New therapy for Allan-Herdnon-Dudley Syndrome Tested in Mice
A recent study led by Dr Ana Guadaño from CIBERER proposes a new therapeutic strategy to alleviate the neurological disorders of Allan-Herndon-Dudley syndrome. This X-linked pathology produces severe intellectual disability with neuromuscular involvement characterized by infantile hypotonia and muscular hypoplasia among other symptoms.
Currently, there is no treatment to mitigate the neurological symptoms derived from the disease. The syndrome is caused by mutations in the thyroid hormone carrier protein called MCT8. These mutations produce the inactivation of the transporting protein, which generates peripheral hyperthyroidism (high levels of thyroid hormone T3 in the blood) and cerebral hypothyroidism (low T3 in the brain). This imbalance is due to the lack of MCT8 in the blood-brain barrier (that which regulates the passage of substances between the circulating blood and the brain) preventing thyroid hormones from being transported into the brain.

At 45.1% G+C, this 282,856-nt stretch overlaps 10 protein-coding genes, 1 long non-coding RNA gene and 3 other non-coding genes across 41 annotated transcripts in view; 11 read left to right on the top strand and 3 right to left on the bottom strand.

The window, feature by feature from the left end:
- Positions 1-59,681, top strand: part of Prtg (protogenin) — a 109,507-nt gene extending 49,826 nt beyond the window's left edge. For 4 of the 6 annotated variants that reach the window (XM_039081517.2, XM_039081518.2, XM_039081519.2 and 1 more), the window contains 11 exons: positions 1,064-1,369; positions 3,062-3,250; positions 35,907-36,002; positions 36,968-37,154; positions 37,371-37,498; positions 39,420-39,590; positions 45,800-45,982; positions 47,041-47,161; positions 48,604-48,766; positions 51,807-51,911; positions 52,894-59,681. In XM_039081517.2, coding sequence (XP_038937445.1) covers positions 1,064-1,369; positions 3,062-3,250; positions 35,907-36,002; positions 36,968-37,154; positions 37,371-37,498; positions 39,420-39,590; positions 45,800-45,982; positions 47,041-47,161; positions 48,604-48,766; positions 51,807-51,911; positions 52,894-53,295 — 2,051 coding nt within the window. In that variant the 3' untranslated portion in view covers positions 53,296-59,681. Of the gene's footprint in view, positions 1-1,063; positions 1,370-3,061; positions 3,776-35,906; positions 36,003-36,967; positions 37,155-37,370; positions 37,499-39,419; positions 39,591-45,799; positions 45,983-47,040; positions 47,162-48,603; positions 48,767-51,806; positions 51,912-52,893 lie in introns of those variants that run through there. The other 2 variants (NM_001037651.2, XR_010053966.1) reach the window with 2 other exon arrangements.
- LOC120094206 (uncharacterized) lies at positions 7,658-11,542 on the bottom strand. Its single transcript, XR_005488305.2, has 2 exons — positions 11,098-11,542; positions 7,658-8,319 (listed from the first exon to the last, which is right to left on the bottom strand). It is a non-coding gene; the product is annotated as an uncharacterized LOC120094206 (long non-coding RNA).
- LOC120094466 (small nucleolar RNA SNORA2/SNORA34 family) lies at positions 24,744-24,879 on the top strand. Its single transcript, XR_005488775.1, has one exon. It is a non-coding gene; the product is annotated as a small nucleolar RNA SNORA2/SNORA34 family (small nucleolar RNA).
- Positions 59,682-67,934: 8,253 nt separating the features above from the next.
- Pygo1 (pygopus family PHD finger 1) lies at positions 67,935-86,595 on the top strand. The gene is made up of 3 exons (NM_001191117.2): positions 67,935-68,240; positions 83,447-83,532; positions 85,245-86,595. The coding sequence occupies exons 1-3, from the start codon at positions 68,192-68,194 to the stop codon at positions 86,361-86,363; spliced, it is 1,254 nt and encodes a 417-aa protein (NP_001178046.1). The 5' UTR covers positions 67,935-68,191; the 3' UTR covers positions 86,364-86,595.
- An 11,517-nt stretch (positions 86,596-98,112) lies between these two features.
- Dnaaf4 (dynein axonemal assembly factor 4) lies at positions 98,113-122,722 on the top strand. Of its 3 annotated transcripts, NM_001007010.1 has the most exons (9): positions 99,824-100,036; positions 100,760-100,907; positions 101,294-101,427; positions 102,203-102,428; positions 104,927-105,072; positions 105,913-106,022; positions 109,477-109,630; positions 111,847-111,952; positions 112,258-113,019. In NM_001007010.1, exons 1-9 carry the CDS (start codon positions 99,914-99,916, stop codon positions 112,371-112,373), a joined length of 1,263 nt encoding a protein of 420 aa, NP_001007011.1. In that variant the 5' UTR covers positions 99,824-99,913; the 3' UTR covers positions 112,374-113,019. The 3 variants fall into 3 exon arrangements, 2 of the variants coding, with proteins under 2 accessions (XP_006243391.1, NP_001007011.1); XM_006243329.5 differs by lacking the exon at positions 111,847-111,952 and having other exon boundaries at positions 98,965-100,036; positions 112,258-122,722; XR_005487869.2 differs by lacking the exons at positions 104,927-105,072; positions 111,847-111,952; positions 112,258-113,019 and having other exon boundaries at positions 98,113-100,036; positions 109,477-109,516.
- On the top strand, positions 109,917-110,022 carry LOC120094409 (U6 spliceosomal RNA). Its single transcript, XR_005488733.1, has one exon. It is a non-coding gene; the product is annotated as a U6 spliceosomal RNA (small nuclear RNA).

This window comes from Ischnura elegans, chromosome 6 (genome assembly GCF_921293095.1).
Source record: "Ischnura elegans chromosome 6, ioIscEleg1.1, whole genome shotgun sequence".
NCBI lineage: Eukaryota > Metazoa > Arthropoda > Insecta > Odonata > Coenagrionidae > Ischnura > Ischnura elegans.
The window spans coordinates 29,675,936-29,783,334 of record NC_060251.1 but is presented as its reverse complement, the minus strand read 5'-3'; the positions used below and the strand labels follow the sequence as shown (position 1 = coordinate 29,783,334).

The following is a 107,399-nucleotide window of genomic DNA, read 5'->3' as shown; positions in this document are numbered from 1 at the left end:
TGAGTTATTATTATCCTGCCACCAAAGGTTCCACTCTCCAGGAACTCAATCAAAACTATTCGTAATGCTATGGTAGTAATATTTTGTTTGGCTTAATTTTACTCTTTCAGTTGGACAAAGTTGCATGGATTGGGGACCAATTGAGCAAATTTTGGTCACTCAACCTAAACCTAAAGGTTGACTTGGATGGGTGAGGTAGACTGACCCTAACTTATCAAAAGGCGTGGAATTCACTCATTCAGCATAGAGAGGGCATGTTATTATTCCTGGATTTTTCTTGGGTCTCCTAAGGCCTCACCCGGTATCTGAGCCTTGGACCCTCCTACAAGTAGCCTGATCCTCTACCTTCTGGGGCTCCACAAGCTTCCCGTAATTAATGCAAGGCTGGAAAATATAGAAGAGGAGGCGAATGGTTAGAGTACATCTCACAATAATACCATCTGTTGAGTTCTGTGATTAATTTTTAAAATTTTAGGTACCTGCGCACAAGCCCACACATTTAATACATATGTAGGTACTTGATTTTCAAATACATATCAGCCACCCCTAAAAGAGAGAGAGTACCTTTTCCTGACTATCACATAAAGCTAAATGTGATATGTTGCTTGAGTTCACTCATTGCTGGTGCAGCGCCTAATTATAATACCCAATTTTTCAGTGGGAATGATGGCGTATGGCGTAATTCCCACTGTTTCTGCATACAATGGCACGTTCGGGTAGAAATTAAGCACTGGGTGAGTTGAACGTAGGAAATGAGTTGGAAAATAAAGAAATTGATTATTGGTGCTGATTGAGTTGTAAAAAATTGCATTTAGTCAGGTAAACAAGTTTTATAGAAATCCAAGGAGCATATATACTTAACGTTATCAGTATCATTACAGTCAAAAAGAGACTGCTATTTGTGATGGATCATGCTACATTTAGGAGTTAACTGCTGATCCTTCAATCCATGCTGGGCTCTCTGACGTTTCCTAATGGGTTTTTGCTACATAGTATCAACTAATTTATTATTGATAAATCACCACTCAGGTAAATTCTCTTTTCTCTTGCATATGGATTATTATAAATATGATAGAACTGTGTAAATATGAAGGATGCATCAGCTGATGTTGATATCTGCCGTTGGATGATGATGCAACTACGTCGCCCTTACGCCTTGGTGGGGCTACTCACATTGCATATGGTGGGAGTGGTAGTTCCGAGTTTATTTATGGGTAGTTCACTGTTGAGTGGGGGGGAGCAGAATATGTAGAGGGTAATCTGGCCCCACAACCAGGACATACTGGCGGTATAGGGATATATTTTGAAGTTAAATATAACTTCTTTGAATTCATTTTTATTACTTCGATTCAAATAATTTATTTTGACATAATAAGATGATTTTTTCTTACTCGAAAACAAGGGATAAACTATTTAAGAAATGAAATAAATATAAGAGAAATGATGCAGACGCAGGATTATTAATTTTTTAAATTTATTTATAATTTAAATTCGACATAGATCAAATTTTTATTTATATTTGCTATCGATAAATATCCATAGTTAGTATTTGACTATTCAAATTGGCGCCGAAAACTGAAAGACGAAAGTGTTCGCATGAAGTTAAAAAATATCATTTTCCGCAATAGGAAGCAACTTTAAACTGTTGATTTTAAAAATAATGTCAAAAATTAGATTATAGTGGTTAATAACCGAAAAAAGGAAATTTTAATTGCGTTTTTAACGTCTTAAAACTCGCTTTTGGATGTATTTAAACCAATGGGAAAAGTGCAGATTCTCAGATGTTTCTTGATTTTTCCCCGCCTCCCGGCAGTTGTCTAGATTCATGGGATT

In the article, published in the journal PLOS One, the research team describes the use of a thyroid hormone analogue called TRIAC, which has a similar effect to the hormone itself and whose safety in patients is well known. This compound, unlike T3, does not require the MCT8 carrier to enter cells. The researchers injected the drug directly into the brain of a model mouse for Allan-Herndon-Dudley syndrome to test its effectiveness. The study results showed that levels of TRIAC in the mouse's cerebral cortex were increased and that the treatment did not worsen peripheral hyperthyroidism or cerebral hypothyroidism.
These results reveal that intracerebroventricular administration of TRIAC in mice facilitates its availability in the brain and sheds light on future therapeutic strategies for the disease.
Access to the original article: Intracerebroventricular administration of the thyroid hormone analog TRIAC increases its brain content in the absence of MCT8. PLOS One.